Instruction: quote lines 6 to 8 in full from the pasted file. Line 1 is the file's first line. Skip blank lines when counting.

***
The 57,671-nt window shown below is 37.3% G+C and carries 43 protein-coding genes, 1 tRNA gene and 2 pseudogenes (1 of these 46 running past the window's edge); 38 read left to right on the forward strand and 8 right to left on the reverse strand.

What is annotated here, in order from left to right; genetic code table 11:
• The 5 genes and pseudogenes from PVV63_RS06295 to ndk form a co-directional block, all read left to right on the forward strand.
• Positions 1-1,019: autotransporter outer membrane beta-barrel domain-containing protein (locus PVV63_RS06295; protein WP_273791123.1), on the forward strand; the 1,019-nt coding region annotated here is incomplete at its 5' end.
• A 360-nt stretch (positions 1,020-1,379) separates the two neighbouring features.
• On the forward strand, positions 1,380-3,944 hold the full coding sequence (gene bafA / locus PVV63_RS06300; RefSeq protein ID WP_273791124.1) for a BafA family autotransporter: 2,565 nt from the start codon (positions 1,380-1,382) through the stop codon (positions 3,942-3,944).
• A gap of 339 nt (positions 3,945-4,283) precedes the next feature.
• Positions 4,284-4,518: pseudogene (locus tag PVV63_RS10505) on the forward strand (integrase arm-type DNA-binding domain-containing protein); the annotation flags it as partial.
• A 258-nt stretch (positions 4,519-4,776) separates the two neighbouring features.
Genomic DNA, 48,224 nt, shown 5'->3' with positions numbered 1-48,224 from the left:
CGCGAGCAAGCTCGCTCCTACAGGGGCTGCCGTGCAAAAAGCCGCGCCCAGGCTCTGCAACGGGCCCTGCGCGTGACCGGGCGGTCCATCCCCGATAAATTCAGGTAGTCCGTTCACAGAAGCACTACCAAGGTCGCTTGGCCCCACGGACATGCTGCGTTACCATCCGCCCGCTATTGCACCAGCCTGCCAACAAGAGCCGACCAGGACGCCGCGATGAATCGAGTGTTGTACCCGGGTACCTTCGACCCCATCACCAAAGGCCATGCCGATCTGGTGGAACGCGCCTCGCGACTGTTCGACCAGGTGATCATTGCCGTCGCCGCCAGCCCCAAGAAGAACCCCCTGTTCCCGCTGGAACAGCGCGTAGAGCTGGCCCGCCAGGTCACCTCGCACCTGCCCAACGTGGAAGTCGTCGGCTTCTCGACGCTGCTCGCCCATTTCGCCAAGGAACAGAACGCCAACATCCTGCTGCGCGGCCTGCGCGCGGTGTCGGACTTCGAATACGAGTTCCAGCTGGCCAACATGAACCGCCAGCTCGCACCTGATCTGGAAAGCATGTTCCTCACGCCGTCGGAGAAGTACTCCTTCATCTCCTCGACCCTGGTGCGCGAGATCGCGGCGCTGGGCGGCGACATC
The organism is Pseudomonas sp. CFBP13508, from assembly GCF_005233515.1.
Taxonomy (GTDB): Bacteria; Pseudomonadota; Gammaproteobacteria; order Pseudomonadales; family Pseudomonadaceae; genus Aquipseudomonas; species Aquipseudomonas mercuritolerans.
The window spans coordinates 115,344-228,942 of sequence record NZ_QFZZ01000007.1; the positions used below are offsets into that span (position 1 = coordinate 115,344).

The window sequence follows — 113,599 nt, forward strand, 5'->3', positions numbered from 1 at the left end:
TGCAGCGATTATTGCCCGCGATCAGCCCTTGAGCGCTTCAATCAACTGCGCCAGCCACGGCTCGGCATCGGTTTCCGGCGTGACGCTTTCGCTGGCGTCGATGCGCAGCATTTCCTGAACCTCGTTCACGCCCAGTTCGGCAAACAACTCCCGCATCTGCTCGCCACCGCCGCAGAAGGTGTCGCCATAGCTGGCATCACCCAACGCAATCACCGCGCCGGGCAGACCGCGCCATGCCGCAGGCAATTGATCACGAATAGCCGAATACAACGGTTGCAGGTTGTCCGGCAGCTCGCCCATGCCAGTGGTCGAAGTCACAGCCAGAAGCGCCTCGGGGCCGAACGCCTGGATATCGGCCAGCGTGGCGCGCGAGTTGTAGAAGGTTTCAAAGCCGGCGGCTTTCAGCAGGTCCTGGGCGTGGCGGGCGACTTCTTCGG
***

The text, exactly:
• On the forward strand, positions 1,380-3,944 hold the full coding sequence (gene bafA / locus PVV63_RS06300; RefSeq protein ID WP_273791124.1) for a BafA family autotransporter: 2,565 nt from the start codon (positions 1,380-1,382) through the stop codon (positions 3,942-3,944).
• A gap of 339 nt (positions 3,945-4,283) precedes the next feature.
• Positions 4,284-4,518: pseudogene (locus tag PVV63_RS10505) on the forward strand (integrase arm-type DNA-binding domain-containing protein); the annotation flags it as partial.